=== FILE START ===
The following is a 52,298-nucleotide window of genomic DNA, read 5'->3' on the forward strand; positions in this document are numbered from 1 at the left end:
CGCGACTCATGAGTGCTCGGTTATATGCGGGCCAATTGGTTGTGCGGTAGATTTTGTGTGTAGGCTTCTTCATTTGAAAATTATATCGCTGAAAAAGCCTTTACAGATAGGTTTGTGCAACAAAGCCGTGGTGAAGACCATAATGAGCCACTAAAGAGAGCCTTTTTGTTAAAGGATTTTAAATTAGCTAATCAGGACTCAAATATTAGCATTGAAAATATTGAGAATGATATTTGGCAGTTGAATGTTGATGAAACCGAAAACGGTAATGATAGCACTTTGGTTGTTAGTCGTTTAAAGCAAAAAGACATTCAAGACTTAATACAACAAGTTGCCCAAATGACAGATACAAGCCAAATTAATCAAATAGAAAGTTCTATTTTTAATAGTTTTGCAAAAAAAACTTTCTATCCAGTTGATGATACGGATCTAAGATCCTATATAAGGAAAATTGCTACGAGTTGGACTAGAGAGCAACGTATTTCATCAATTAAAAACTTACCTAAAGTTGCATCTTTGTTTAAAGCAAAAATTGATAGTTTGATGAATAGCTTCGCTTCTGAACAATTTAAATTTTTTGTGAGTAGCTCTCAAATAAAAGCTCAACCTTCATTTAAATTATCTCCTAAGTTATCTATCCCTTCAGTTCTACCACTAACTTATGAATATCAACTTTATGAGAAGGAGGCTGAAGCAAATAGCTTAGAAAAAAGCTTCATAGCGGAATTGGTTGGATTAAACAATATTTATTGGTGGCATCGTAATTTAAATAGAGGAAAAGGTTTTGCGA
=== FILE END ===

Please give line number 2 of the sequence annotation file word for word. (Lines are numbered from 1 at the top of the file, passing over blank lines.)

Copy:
CGCGACTCATGAGTGCTCGGTTATATGCGGGCCAATTGGTTGTGCGGTAGATTTTGTGTGTAGGCTTCTTCATTTGAAAATTATATCGCTGAAAAAGCCTTTACAGATAGGTTTGTGCAACAAAGCCGTGGTGAAGACCATAATGAGCCACTAAAGAGAGCCTTTTTGTTAAAGGATTTTAAATTAGCTAATCAGGACTCAAATATTAGCATTGAAAATATTGAGAATGATATTTGGCAGTTGAATGTTGATGAAACCGAAAACGGTAATGATAGCACTTTGGTTGTTAGTCGTTTAAAGCAAAAAGACATTCAAGACTTAATACAACAAGTTGCCCAAATGACAGATACAAGCCAAATTAATCAAATAGAAAGTTCTATTTTTAATAGTTTTGCAAAAAAAACTTTCTATCCAGTTGATGATACGGATCTAAGATCCTATATAAGGAAAATTGCTACGAGTTGGACTAGAGAGCAACGTATTTCATCAATTAAAAACTTACCTAAAGTTGCATCTTTGTTTAAAGCAAAAATTGATAGTTTGATGAATAGCTTCGCTTCTGAACAATTTAAATTTTTTGTGAGTAGCTCTCAAATAAAAGCTCAACCTTCATTTAAATTATCTCCTAAGTTATCTATCCCTTCAGTTCTACCACTAACTTATGAATATCAACTTTATGAGAAGGAGGCTGAAGCAAATAGCTTAGAAAAAAGCTTCATAGCGGAATTGGTTGGATTAAACAATATTTATTGGTGGCATCGTAATTTAAATAGAGGAAAAGGTTTTGCGA